A former Ukip spokesman who represented the party in TV and radio appearances used to be the “boss” of a kidnapping gang in Pakistan, it has been reported.
Mujeeb ur Rehman Bhutto, who was identified as the party’s Commonwealth spokesman between March and December 2013, first flew to Manchester to take payment of a £56,000 ransom for a high-profile 2004 kidnapping, according to an investigation by BBC’s Newsnight programme.
While other members of Bhutto’s gang were sentenced to the death penalty for their convictions in 2005, he admitted to being the “boss” at Manchester Crown Court and was sentenced to seven years at a UK jail.
In 2011 he became a member of Ukip, the BBC reported. He went on to appear as a spokesman for the party on the BBC debating show The Big Questions, and organised a trip to a mosque in Leeds for the party leader Nigel Farage.
Bhutto, who is still a wanted man in Pakistan, has claimed the charges against him were “simply because of political rivalry”. He told Newsnight he admitted to leading the kidnapping gang in 2005 to avoid the risk of deportation and being hanged.
A Ukip spokesperson told the BBC that Bhutto, 35, had recently resigned as a member of the party. “When we recently became aware of possible issues relating to his past and raised the matter with him, he resigned his membership,” the spokesperson said.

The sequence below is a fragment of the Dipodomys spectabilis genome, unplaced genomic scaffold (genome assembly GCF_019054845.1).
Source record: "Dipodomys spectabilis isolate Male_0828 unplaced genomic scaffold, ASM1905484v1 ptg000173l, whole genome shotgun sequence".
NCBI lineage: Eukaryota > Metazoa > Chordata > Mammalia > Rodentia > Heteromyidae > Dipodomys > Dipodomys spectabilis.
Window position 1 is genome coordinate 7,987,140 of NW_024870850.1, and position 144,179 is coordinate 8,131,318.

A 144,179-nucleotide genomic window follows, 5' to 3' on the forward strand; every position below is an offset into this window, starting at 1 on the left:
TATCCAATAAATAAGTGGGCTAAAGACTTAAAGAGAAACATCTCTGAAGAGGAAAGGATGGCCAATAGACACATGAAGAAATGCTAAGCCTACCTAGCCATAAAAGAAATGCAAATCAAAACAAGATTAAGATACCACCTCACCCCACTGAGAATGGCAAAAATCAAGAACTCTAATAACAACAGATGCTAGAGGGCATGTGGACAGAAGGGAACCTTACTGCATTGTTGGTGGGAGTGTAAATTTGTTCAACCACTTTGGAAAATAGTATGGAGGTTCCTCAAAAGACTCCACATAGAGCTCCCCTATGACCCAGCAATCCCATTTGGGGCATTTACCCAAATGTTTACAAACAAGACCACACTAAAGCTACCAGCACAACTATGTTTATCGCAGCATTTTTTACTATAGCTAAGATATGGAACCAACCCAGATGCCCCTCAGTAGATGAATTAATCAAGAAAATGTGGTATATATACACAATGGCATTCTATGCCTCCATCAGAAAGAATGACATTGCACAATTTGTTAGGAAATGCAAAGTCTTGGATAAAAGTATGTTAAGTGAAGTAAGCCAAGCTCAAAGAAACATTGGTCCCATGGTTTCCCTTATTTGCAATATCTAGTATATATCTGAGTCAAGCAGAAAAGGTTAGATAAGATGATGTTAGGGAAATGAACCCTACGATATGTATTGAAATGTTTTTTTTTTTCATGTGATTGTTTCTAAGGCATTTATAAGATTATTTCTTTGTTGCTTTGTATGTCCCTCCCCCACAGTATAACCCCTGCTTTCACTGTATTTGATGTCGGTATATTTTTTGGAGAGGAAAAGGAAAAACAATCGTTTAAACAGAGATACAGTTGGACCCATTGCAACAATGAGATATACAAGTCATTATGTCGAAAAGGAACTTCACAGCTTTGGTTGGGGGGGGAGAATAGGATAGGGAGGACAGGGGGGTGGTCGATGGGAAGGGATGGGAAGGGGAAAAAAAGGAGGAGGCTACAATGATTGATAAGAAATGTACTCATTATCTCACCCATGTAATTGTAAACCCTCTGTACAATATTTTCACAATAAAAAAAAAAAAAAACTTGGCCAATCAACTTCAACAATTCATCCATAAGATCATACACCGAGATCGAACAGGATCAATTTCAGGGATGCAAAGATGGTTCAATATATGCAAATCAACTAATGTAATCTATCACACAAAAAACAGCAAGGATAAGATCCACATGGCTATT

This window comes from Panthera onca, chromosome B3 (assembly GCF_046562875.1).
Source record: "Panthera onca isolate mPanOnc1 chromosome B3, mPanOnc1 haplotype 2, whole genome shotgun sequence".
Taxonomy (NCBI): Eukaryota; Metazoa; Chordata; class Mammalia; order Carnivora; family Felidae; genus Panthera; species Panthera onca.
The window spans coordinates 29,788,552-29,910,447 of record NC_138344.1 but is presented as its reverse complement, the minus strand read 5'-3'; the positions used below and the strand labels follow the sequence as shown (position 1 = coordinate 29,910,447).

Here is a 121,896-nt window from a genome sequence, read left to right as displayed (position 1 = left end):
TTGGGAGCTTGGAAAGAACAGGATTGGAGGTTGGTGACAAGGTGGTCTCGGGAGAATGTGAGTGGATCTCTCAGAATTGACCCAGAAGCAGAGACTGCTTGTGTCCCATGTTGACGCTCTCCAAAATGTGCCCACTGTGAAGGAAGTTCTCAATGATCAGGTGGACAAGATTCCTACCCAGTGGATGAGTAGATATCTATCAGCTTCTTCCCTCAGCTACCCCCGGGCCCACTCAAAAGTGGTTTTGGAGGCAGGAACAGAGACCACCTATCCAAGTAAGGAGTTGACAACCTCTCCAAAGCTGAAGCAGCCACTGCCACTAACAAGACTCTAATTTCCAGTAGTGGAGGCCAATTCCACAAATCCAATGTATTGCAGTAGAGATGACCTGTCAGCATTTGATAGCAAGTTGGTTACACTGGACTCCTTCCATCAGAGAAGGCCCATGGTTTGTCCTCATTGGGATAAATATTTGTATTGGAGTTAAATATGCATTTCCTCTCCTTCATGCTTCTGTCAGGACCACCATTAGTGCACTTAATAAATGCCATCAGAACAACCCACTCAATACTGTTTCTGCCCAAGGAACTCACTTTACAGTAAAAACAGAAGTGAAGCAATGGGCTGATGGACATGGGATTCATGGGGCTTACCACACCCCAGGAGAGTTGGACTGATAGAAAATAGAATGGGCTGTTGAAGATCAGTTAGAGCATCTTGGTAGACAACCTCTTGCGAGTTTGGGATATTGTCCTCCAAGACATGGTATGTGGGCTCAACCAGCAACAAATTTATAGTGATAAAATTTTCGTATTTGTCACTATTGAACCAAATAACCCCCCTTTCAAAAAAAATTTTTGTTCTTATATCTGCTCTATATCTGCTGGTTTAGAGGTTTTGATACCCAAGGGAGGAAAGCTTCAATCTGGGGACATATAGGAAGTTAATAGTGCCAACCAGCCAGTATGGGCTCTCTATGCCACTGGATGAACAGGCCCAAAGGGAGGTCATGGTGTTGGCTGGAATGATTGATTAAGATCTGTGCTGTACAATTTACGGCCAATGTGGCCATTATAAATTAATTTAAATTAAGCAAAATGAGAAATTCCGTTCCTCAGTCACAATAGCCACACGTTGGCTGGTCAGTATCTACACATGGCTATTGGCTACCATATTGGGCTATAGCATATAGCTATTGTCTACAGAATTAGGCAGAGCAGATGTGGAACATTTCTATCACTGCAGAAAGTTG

Bhutto, who said in a TV appearance last year that Ukip want “controlled immigration where we know who’s coming in, who’s going out”, is the latest in a string of party members to be involved in controversy in recent months.
Last month, the Ukip councillor David Silvester was suspended from the party in the wake of comments suggesting recent storms could be blamed on David Cameron’s decision to legalise gay marriage.
In November last year, one of the party’s MEPs Stuart Agnew sparked a furore after he said women don’t “have the ambition” to get to the top in business because babies “get in the way”.
And a month earlier, the MEP Godfrey Bloom was famously suspended from Ukip for calling a room full of women “sluts”, hitting out against sending aid to “bongo bongo land” and physically hitting a reporter over the head with a party brochure.
Mr Farage has previously responded to the rows by pledging to cleanse the party of anyone with “extremist, nasty or barmy views” – while insisting that there have been similar “outbreaks” of such views from people “of all political persuasions”.
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